‘Bring your COVID vaccination cards for inspection’ – GHS, GES to students

The Ghana Health Service (GHS) will soon resume the vaccination of students against COVID-19 in senior high schools across the country.

“Vaccination teams have been dispatched to the schools to vaccinate students who have not yet been vaccinated. Students who have already been vaccinated are required to bring their vaccination cards to school for inspection,” a joint statement released by the GHS and the Ghana Education Service (GHS) said.

It requested the “cooperation of parents and all stakeholders to make this exercise a success.”

The GHS, in collaboration with the GES, commenced the vaccination of students who fall within the eligibility criteria but suspended the exercise during the vacation period.

The GHS had received approval from the Food and Drugs Authority (FDA) to include 15-year-olds in the vaccination exercise.

This followed the approval “for extending the use of the Pfizer-BioNTech COVID-19 vaccine to cover children from 15 years and above.”

Initially, only persons above 17 years were given the Pfizer-BioNTech vaccine.

A statement issued by the Ghana Education Service (GES) and signed by its Director-General, Prof Kwasi Opoku-Amankwa, noted that “as part of measures at halting the spread of COVID-19 in schools and among the general public, the Ghana Health Service has planned to vaccinate all children aged 15 years and above as soon as possible to increase their level of protection against COVID-19.”

The letter urged all Regional and District Directors of education to “work closely with their colleague Regional and District Directors of Health to facilitate the vaccination of all 15 years or older in schools across the country.”

I’m not taking any disapproved vaccine – Efia Odo

Efia Odo has opposed the compulsory vaccination of COVID-19. The actress has a different thought to the directive by the Ghana Health Service for citizens to go for the vaccine.

According to her, taking a vaccine should be a personal choice and not a mandatory decision like how the Health Service is doing. According to her, Malaria has killed more people than COVID-19 but GHS has given a blind eye to that.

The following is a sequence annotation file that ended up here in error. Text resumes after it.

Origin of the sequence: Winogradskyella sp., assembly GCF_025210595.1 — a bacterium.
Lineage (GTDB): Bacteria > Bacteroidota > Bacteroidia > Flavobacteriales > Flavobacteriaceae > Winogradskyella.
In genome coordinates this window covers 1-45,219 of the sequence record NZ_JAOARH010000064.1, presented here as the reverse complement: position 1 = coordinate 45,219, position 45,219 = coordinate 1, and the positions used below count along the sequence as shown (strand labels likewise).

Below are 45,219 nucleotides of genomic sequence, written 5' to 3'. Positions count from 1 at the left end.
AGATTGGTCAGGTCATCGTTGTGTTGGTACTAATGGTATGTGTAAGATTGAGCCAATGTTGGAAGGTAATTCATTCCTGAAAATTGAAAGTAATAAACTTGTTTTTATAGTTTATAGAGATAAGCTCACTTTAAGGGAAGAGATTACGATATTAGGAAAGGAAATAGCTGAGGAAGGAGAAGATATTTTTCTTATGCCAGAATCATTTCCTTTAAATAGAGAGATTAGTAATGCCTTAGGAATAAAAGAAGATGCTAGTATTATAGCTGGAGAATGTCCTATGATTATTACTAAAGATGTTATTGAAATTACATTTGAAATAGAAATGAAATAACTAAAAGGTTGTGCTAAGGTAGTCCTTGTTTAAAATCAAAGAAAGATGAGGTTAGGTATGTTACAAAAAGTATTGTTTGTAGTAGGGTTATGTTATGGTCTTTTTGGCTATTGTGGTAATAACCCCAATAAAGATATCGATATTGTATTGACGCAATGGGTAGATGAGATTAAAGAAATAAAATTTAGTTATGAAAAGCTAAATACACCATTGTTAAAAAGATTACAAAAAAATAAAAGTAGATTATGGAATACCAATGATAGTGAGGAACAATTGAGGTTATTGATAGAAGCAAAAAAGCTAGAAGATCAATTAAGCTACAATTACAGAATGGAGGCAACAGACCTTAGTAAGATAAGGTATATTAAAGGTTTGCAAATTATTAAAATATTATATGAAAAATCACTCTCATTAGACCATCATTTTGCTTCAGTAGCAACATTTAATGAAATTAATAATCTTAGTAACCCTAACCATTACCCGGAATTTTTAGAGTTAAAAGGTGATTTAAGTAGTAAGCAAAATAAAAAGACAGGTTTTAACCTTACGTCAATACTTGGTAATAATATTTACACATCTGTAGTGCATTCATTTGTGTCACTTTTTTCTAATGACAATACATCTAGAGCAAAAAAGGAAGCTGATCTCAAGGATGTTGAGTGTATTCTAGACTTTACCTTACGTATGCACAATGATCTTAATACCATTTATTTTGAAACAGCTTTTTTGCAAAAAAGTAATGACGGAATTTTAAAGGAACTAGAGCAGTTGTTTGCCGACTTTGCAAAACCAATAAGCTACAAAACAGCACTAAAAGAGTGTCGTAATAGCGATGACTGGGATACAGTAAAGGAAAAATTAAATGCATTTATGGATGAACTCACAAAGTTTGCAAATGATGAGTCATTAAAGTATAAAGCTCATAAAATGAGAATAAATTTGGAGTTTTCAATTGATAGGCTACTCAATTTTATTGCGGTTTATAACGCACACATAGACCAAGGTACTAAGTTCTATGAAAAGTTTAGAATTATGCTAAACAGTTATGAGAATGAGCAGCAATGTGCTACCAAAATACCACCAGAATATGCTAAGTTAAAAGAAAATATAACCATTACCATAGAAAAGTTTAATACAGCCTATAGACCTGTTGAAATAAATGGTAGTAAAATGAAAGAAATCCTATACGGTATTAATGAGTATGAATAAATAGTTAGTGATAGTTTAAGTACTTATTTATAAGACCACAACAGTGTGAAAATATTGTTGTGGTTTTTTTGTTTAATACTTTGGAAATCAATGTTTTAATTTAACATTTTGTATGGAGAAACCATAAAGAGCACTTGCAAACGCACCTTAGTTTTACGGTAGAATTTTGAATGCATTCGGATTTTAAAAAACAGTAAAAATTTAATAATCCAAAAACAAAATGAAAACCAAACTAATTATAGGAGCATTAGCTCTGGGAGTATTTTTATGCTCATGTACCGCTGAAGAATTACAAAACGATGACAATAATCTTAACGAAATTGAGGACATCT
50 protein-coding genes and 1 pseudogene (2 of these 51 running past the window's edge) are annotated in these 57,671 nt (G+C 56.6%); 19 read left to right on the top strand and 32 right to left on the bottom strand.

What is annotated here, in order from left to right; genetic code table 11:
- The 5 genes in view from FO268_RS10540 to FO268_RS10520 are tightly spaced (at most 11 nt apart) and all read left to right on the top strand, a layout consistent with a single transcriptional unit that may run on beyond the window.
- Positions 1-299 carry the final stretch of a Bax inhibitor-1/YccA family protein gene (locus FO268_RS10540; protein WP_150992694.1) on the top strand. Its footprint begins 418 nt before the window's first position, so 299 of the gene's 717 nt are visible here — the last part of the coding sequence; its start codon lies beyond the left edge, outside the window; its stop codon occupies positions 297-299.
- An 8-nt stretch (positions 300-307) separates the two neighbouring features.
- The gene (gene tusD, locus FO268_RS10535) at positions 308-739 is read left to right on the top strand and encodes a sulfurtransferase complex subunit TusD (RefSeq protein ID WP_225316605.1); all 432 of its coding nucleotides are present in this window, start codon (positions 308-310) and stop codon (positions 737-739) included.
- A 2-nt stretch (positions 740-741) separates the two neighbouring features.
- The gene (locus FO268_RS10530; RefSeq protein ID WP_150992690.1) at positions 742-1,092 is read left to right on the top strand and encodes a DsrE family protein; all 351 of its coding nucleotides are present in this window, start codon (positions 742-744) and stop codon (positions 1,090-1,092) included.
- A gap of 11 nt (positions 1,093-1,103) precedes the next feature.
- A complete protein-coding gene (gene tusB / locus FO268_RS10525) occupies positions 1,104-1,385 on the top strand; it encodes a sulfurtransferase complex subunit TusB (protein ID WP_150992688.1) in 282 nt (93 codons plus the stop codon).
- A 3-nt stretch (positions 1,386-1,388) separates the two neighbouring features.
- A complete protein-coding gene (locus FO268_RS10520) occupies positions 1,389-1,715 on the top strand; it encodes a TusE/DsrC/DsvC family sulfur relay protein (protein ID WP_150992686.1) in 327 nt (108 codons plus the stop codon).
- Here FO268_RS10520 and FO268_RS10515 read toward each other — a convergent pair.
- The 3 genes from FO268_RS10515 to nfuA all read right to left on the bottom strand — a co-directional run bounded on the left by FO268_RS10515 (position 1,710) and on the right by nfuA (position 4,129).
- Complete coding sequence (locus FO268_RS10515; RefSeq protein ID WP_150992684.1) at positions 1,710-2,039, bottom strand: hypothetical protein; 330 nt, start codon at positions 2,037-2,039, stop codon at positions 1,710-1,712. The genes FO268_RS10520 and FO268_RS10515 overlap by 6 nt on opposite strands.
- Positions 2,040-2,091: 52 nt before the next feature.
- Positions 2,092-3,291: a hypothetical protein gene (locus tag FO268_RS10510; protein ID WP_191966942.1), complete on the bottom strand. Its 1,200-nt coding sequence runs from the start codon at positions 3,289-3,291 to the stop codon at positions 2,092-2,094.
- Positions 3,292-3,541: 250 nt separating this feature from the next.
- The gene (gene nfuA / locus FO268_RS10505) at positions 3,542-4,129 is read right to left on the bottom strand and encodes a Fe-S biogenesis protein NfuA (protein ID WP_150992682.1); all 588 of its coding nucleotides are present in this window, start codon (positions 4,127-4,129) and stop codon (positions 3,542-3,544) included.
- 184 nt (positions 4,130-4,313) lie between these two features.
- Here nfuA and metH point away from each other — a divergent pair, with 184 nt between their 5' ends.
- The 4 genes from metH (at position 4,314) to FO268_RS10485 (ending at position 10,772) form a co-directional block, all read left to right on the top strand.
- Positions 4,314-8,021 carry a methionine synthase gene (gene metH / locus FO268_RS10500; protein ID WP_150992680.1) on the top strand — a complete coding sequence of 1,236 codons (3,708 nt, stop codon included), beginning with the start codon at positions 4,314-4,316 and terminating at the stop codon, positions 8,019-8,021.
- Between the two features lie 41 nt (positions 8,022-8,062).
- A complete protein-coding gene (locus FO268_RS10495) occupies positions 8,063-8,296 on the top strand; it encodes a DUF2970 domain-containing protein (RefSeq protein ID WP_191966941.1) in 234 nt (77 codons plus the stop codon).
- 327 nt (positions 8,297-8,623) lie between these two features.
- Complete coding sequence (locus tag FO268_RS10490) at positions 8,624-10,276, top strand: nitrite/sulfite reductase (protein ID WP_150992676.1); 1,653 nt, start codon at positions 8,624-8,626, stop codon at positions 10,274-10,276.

Efia Odo in a Tweet this earlier morning has made it clear that she’s not taking any vaccine. She adds that she’s stuck in Ghana because she’s not taking any disapproved vaccine.

READ HER POST BELOW

Meanwhile, Actor John Dumelo has pooh-poohed a directive from the Ministry of Tourism, Arts & Culture that will govern the organisation of events in the country during the Christmas holidays.

The directive which is aimed at managing and curbing the spread of COVID-19 at events, will among other things, require revellers to show their vaccination cards before entry.

The Deputy Minister of Tourism, Arts & Culture, Honourable Mark Okraku Mantey, outlined COVID-19 measures that the government has in place for the December festivities. This included vaccination cards before entry, social distancing and handwashing protocols.

“Vaccination cards will be required to enter. You must show that you have been vaccinated to be able to enter. Age five and above would require a mask. Masks would be removed for special activities like eating and drinking.”

But John Dumelo disagrees with the directives from the government.

Speaking on United Showbiz at the weekend, he argued that the directive would infringe on the rights of people who are not interested in getting vaccinated.

He also listed a few reasons why he believes the directive is out of place.

“No, it won’t work. That’s it. It’s not going to work. Number one, how would you know who is vaccinated or not. If I show you my card, how do you know I am vaccinated? … Were you there when I went to the hospital for the injection?”

“Let’s say tomorrow, Monday, I went to the hospital, and Kwame is the nurse. Charley Kwame, and then he gives me a fake injection with a card. The card is genuine, biodata and all are printed on it. But how do you know that I have taken the injection?